Why the reflation trade can work for Gulf economies 

Why the reflation trade can work for Gulf economies 

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US Treasury yields have turned positive. The most significant jump was the 10-year Treasury note, which jumped from 0.72 percent in September to 1.375 percent on Monday morning.

The questions to ask are: What is behind the move? What does it mean for equity markets? And what are the implications for emerging markets, especially the Gulf Cooperation Council (GCC)?

The name of the story is reflation, or rather a fear of inflation. 

Since last March, central banks have pushed $6.6 trillion of liquidity into their economies and are expected to follow suit with an additional $5.8 trillion later this year, according to Cross Border Capital, a London-based consultancy. This is monetary stimulus alone, which is enhanced by huge fiscal stimuli in the US. Last year’s monetary expansion was the largest in 150 years. On top of that, the fiscal stimulus amounted to $2.9 trillion. It is expected it will be followed by a further potential $1.9 trillion and an infrastructure bill.

During the financial crisis, the various quantitative easing packages did not result in inflation because they went into bolstering the reserves of the undercapitalised banking system. 

Things are different this time around, as the money goes directly into people’s bank accounts and to local and state governments. Together with higher commodities prices (WTI at $59.24/barrel and copper at a nine-year high) many economists, including former US Treasury Secretary Larry Summers, warn of inflationary pressures.

The IMF foresees inflation in advanced economies to reach 1.6 percent in 2021, and Citigroup put global inflation this year at 2.3 percent. These forecasts make sense while the US economy is on steroids, economists anticipating 7 percent gross domestic product (GDP) growth and a budget to GDP deficit at 12 percent this year.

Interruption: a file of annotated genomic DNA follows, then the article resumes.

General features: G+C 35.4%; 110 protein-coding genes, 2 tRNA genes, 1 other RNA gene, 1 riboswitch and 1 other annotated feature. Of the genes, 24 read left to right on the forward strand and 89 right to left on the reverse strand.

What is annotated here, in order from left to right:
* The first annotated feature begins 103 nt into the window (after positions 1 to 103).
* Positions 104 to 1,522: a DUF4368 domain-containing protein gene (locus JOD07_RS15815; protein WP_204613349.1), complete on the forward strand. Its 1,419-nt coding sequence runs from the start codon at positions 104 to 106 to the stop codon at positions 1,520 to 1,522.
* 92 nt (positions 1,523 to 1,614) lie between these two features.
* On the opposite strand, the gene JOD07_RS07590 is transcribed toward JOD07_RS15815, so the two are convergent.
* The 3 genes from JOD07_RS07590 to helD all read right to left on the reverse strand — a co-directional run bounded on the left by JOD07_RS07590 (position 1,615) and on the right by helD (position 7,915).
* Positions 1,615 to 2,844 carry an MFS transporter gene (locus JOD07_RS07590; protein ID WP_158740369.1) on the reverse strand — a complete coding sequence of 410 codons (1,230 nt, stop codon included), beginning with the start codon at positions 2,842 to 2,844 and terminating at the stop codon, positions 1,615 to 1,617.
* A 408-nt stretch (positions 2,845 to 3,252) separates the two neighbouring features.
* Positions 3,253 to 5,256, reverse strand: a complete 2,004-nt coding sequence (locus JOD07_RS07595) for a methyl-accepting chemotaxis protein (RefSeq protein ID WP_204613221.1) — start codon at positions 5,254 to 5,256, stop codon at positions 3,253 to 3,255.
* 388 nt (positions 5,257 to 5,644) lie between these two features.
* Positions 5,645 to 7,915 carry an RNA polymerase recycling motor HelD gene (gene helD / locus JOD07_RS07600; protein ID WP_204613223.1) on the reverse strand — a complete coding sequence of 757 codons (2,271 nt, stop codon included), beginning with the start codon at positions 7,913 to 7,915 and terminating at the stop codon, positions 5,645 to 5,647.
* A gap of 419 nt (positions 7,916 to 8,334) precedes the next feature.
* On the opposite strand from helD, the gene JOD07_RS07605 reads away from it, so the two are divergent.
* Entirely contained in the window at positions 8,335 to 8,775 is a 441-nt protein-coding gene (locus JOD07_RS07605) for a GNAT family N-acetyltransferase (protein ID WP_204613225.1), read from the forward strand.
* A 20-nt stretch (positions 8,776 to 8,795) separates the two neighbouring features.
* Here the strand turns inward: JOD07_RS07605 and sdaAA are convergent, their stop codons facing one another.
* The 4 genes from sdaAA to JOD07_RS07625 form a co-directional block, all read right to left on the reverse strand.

When investors fear inflation they tend to sell fixed income assets, which is what happened to US Treasuries - resulting in rising yields, as mentioned above.

In the end the GCC currencies, which are pegged to the dollar, will rise and fall with the fortunes of the US economy and the global pricing of its currency.

Cornelia Meyer

In equity markets we have seen a rotation out of growth stocks into cyclicals and energy. Energy stocks have a great track record in times of rising inflation, outperforming the S&P 500 by 14 percent, according to Ned Davis Research, which is good news for oil-dependent GCC economies.

All of the above has a real impact on emerging markets and, with it, on GCC economies as well. Emerging markets currency-denominated bonds had their worst week since December, as dollar-denominated debt saw its worst performance since January.

Irrespective of what happens in the real economy, we can expect US Treasury Secretary Janet Yellen and Fed Chair Jerome Powell to remain dovish, which will have an effect on dollar-denominated debt.

Unlike most other emerging markets, many GCC currencies are pegged to the dollar, which means that its debt yields and currencies will move commensurately.

We have seen the reflation trade take hold in GCC markets with the Tadawul outperforming its peers and bank stocks, which are a classic reflation trade doing particularly well. 

Saudi Arabia’s largest bank by market capitalisation, Al Rajhi, has outperformed its peers. Banque Saudi Fransi and Saudi Basic Industries Corporation also rose steadily.

Higher inflation expectations are positive for GCC oil exporting nations, as Brent stayed reliably above $63 for the last week and Goldman Sachs analysts predict Brent to reach $70/barrel within the year.

In the end the GCC currencies, which are pegged to the dollar, will rise and fall with the fortunes of the US economy and the global pricing of its currency. While the rising yield bodes well for the value of the dollar, we have to see this in the context of what happens in China, where the renminbi still holds a considerable interest rate differential to the dollar, leaving it open to appreciation going forward. The renminbi supports Asian currencies in relative terms.

For emerging market currencies not pegged to the dollar, current developments may be more difficult. Who could forget the taper tantrum of 2013, which was bloody in many places? 

Again, GCC currencies and debt will ebb and flow in tandem with the US dollar thanks to their pegs – particularly as higher oil prices are bound to do wonders for GCC economies and their budgets.

  • Cornelia Meyer is a Ph.D.-level economist with 30 years of experience in investment banking and industry. She is chairperson and CEO of business consultancy Meyer Resources. Twitter: @MeyerResources
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